The religious background I had was Judaism and my values were informed by its stories.  There are two Jewish holidays I find very meaningful and that have shaped my life to a great extent.  One is Passover, the holiday that commemorates the eternally incomplete journey from slavery in Egypt to freedom in the world.  A Jew is commanded to retell the story at the seder, an ordered meal that sets out a template for the discussion of values.  This was always a serious discussion in my childhood home, as it is at the seder Sekhnet and I now attend every year.   The value expressed is realizing there is no difference between the children of the rich and the children of the poor and oppressed.  

We are encouraged to take the lesson of our people’s persecution to heart: to identify with the stranger, the other, the underdog, the slave, the oppressed, and reaffirm our commitment to fighting for justice for everyone.   I find this holiday very meaningful and important.  It has probably influenced me more than it should have, I haven’t separated out the symbolism to the extent most practical people do.  

The other holiday I find profound and valuable is the New Year tradition of seeking forgiveness and releasing others from our anger.  We are commanded to make amends with those we’ve injured in the past year during the ten days of repentance, between New Year’s Eve and Yom Kippur, when our fate for the coming year is metaphorically sealed by our imaginary protector with the long beard, the Creator, blessed be He, who created everything miraculous and, because he is all merciful, left humans to figure out what to do about the Hitlers, Stalins, Pol Pots, Cheneys, the raping priests and bloodthirsty preachers.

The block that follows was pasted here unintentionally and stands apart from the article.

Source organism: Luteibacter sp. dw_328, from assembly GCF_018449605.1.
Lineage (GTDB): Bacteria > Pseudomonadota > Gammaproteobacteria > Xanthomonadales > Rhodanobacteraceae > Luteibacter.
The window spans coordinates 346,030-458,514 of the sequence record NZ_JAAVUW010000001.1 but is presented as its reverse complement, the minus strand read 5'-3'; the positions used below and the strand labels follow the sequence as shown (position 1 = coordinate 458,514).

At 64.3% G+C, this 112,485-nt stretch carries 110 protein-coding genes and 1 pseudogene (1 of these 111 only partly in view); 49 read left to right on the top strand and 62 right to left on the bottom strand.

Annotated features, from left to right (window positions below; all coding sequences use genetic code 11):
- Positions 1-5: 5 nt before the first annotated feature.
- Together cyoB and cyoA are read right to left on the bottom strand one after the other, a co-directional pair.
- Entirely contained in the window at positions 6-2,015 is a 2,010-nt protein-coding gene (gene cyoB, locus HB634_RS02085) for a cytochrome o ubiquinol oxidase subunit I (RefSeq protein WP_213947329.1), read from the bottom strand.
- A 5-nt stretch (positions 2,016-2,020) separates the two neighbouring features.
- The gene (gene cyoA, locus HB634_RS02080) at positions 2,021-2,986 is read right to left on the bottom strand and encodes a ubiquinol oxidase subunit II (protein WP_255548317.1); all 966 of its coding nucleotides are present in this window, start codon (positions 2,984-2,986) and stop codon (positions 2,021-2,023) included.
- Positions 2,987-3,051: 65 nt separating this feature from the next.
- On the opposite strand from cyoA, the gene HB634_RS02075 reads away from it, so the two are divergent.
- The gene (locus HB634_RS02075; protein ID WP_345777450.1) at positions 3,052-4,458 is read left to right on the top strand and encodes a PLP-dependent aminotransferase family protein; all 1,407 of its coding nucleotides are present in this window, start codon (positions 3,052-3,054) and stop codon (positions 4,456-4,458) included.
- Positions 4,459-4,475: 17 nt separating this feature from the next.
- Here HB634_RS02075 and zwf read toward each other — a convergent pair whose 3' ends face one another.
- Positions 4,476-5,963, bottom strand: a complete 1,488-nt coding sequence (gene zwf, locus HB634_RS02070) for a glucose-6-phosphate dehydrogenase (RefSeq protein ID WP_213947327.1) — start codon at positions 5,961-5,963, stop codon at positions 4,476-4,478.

The blessings are all from God, the man upstairs; the curses of mankind, as theodicy concludes, are all the result of humans’ misuse of the free will generously bestowed by the Holy Name.  Yeah, yeah.   Fuck all that shit.  The part that interests me is the tradition of righting our psychic accounts at this time of year.  We are supposed to honestly search our lives over the past year for times we have behaved badly, acted wrongly, hurt others.  It is our duty to humbly seek to make things better, to apologize, forgive, offer peace instead of further bad karma.  Prayer and good intentions won’t do it, we have to humbly approach humans and keep our vows to act better.  

It is far easier to see the harms others have done to us than to take an honest inventory of our own hurtful actions and cruel inactions.  I see this more clearly every year as I ponder.  Also, how hard it is to forgive the unrepentant, even as I am challenged to sincerely repent for things I’ve done that I can’t imagine were as hurtful as they may well have been.